August 1, 2012, 07:25 AM #12 wogpotter Senior Member   Join Date: September 27, 2004 Posts: 4,811 There's no reason why you can't combine the Excel graph & the chronograph. Shoot a maximum minimum*, a median* & a minumium maximum* & draw a line through the three points with Excel. This is how I create a load ladder with new components. This is one I made years ago matching a possible load to a trajectory compensating scope' choice for cams. I ran different powders & bullets to see what would be the closest match to the calculated cam in the range turret & tested the best calculated answer. This was drawn manually but the "scatter graph" in Excel is excellent for this type of work where you have several sets of data points in different series & you want to get a real world projection of the likley outcome. *Explaination of these terms. Maximum minimum = The highest "starting load" from several reloading manuals. Minimum maximum = The lowest "maximum load" (back off 10% if you feel the need for safety reasons) Median = 1/2 way between the high & the low. __________________ Allan Quatermain: “Automatic rifles. Who in God's name has automatic rifles”? Elderly Hunter: “That's dashed unsporting. Probably Belgium.” Last edited by wogpotter; August 1, 2012 at 07:49 AM.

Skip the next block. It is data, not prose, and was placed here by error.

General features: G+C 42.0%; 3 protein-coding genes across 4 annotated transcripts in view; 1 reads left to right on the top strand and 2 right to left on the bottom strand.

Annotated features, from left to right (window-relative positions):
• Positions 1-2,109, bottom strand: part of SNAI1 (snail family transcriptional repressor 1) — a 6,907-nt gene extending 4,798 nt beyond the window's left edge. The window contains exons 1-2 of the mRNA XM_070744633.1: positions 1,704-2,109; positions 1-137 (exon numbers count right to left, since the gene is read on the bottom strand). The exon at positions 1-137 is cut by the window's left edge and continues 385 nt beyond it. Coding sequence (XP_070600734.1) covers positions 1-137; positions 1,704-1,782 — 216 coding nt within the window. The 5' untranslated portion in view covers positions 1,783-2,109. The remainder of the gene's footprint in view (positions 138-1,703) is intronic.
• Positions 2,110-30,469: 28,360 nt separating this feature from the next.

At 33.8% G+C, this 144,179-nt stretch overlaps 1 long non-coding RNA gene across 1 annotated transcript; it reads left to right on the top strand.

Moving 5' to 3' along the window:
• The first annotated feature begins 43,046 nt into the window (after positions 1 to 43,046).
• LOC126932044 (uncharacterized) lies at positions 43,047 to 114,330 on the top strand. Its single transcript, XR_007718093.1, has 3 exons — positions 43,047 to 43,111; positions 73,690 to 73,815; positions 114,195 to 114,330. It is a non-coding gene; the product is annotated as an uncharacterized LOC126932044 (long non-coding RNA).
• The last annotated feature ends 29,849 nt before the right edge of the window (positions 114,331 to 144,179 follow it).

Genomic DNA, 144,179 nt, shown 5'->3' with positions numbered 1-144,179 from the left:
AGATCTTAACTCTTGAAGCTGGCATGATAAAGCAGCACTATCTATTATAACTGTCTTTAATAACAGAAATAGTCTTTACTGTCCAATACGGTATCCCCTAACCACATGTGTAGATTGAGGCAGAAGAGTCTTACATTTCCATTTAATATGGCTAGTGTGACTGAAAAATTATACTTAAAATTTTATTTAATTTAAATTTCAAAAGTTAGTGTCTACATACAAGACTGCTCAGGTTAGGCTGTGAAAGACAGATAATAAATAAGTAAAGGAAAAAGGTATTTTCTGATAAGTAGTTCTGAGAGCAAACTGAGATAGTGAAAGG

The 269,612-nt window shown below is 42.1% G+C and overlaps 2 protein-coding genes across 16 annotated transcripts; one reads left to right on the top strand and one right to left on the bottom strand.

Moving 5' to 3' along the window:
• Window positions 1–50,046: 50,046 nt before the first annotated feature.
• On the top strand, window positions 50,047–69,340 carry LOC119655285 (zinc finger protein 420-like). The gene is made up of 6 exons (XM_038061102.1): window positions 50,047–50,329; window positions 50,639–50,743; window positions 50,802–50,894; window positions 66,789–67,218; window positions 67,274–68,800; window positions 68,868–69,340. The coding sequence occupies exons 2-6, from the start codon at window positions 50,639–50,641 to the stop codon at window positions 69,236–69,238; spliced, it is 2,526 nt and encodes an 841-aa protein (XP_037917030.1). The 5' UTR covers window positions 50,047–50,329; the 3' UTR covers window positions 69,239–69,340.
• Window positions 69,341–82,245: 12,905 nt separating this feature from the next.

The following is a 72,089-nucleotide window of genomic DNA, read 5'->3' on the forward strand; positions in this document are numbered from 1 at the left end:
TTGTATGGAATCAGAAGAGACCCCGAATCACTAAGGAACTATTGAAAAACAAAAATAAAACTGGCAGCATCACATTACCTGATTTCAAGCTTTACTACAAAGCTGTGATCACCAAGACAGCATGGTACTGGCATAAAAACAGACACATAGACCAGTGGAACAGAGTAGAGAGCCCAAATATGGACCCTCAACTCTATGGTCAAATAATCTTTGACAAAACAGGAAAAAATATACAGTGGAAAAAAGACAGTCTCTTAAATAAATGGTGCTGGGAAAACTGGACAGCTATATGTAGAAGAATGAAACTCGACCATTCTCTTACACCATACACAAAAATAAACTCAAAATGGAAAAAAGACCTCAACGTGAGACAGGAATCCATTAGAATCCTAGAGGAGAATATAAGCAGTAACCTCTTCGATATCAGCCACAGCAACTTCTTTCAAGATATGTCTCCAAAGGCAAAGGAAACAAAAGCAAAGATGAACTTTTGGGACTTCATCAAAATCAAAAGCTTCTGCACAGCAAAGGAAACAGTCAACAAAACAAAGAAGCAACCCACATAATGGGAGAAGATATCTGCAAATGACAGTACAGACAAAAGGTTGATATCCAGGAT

August 2, 2012, 11:13 AM #13 Unclenick Staff   Join Date: March 4, 2005 Location: Ohio Posts: 13,648 You'll find the fps/grain between two points is actually quite linear provided the maximum load is not compressed and the charge doesn't cross a pressure where case expansion differences affect linearity (usually for loads that peak around the 30,000 fps range). It's actually more linear than KE is, though both are pretty linear. Once you start compressing charges, though, the air space in the case between grains is changed, and that can cause non-linear changes in pressure. For load data and commercial ammo stated velocities, these are, as mentioned, taken from standard pressure and velocity barrels. Under SAAMI standards the lengths of these are 24" for the majority of rifles (with a few exceptions, like .30 Carbine at 18"), and for handgun rounds they vary a good bit more, sometimes having two standard lengths for a single round. The SAAMI standards are available on line, and pressure and velocity test barrel specifications are in the second halves of each of these documents: Rifle Handgun Rimfire Shotgun __________________ Gunsite Orange Hat Family Member CMP Certified GSM Master Instructor NRA Certified Rifle Instructor NRA Benefactor Member
 August 2, 2012, 11:29 AM #14 Mobuck Senior Member   Join Date: February 2, 2010 Posts: 5,163 You could also do it the old fashioned way with a pencil(and calculator if you're numerically challenged). You'll still only get an estimate.
 August 4, 2012, 04:30 PM #15 moxie Senior Member   Join Date: October 17, 2006 Location: TX Posts: 513 Thre are too many of you guys who stayed awake in math class. Cheaters! __________________ If you want to shoot...shoot...don't talk! Tuco USAF Munitions 1969-1992 RVN 1972-1973